Your Mobile Broadband and Home Wireless Broadband pricing is extremely expensive in comparision to both NBN fixed wirelss plans and your other broadband offerings. Considering that many people in rural areas can only get satellite, which is dismal, or 3G/4G mobile broadband offerings it should be noted that many of those people are using their 3G/4G broadband plans as a fixed service. By this I mean as it was the only thing available (I'm excluding satellite here) people are leaving the devices in a fixed place in the house, not travelling with them.
Many rural people cannot even get NBN fixed wireless to replace their 3G/4G mobile broadband due to the ridiculously low height of the NBN fixed wireless towers and the fact that the signal apparently points more downward than upward. I believe there may also be a distance restriction a well. The NBN fixed wireless standard installation excludes the use of a roof mast and antenna which was a successful option for many 3G/4G mobile broadband customers.
The data rates for the mobile broadband plans are expensive and restrictive in data allowance. With the advent of computers running Windows 10 higher data plans are needed at much more affordable rates.
Is Telstra going to do something about this due to lack of NBN fixed wireless connectivity issues?
I have been a Telstra customer for many decades and have been happy enough with the service but I (and many others) need an affordable non-satellite solution to our internet connectivity to use with the 3G/4G network.
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The reason that the Mobile Broadband services cost a lot more than the fixed line and NBN services is because the costs involved in installing and maintaining the mobile towers is much more expensive. Unfortunately Telstra is a publicly listed comany and needs to be able to recoup the costs. They are also very quickly losing the ability to cross-subisdise services as they NBN takes over the landline network. Hence the pricing model as the mobile network must cover its own costs now.
NBN services are regulated to be the same cost everywhere, so the costs are averaged out over all users.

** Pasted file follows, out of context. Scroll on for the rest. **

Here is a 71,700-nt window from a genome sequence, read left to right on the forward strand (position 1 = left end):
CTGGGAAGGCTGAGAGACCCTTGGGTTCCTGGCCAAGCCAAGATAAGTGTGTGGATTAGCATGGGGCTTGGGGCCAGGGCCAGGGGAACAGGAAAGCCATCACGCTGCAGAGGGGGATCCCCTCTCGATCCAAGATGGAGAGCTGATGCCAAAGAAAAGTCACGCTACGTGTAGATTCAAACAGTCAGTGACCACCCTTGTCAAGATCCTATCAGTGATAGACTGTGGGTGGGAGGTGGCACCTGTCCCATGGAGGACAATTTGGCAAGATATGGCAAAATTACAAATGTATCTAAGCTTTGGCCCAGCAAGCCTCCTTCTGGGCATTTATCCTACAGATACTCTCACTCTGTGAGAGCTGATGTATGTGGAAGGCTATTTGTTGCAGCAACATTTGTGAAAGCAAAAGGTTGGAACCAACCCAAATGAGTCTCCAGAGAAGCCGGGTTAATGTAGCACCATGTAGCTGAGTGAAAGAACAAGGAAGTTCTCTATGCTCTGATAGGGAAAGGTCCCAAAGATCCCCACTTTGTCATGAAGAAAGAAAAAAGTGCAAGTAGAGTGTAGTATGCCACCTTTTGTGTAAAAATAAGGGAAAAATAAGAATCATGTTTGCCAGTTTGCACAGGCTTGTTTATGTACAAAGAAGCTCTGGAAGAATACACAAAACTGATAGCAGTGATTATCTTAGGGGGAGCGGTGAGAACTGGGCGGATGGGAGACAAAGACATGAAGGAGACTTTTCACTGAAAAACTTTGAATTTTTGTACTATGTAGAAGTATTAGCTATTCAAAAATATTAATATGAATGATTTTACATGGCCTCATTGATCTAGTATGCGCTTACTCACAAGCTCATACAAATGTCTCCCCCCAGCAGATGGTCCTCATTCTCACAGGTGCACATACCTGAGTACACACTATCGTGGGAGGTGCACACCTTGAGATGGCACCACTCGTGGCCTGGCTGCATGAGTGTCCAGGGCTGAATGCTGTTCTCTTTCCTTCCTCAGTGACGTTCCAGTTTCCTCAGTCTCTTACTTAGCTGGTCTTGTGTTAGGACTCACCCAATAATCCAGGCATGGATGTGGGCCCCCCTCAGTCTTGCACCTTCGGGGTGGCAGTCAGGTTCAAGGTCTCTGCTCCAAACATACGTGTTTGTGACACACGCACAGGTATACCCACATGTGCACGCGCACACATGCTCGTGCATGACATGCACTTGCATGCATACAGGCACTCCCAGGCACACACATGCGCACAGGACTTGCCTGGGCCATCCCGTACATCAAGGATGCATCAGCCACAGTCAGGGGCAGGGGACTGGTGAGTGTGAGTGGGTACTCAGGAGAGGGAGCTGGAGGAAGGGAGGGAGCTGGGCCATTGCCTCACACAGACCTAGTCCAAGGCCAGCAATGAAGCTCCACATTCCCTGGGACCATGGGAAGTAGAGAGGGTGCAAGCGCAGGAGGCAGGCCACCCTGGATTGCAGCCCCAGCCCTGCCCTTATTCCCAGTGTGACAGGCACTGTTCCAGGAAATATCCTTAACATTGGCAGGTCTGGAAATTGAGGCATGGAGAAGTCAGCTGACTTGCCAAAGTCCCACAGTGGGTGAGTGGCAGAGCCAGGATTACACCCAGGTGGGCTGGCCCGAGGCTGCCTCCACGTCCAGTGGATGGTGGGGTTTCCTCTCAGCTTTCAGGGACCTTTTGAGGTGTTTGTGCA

And yes, there is a distance restriction for the transmission of the NBN Towers (about 11 or 12km from memory). Partially due to the technology limitations and also to ensure as good a quality service as possible. The NBN towers use much higher frequencies than the mobile phone networks, so can transmit much more information on a single channel, but over a much shorter distance.
Thanks for that Jupiter but I know all that. The question still remains that rural customers in my situation are being disadvantaged by the mobile broadband 3G/4G pricing and data structure when we are actually using the connection as a fixed not mobile solution. So the question still remains as to whether Telstra is going to do something to help us out.
And I think I read somewhere that the NBN distance restriction is about 14km - but don't quote me. I am well under that but I think the height may be the issue.
The answer would be no. That would now fall under NBNCo's responsibility to provide you with the availability of an equivalent to landline service.
And therein lies another part of the problem. NBNCo in rural areas is still not wonderful. Admitedly better than before but not everywhere. Even their new SkyMuster sattelites have lag problems and in some cases complete drop outs (nothing to do with weather) which limit the type of internet experience and virtually excludes any type of streaming for movies, gaming etc. Having the bonus data offerred by the satellite service providers in the middle of the night is not useful for rural people who are up early and work late on their properties.
So again a second rate service for many in rural communities compared to their city cousins.
3G/4G mobile broadband (used as I described earlier as more like a fixed service) is still a better option than NBN in may areas provided the data charges and plans were more reasonable. Considering Telstra and other providers of this type of service can tell which tower you are connect to and for how long then they should be able to figure out that you are not travelling all over the place with your mobile device.
Of course an amazing idea would be to utilize the technology available to determine those people using the mobile data plans as fixed and perhaps use some of the money Telstra and other providers make from the city folk to subsidise rural mobile (fixed) internet. I'm sure I'll be dead before any sensible solution is offered.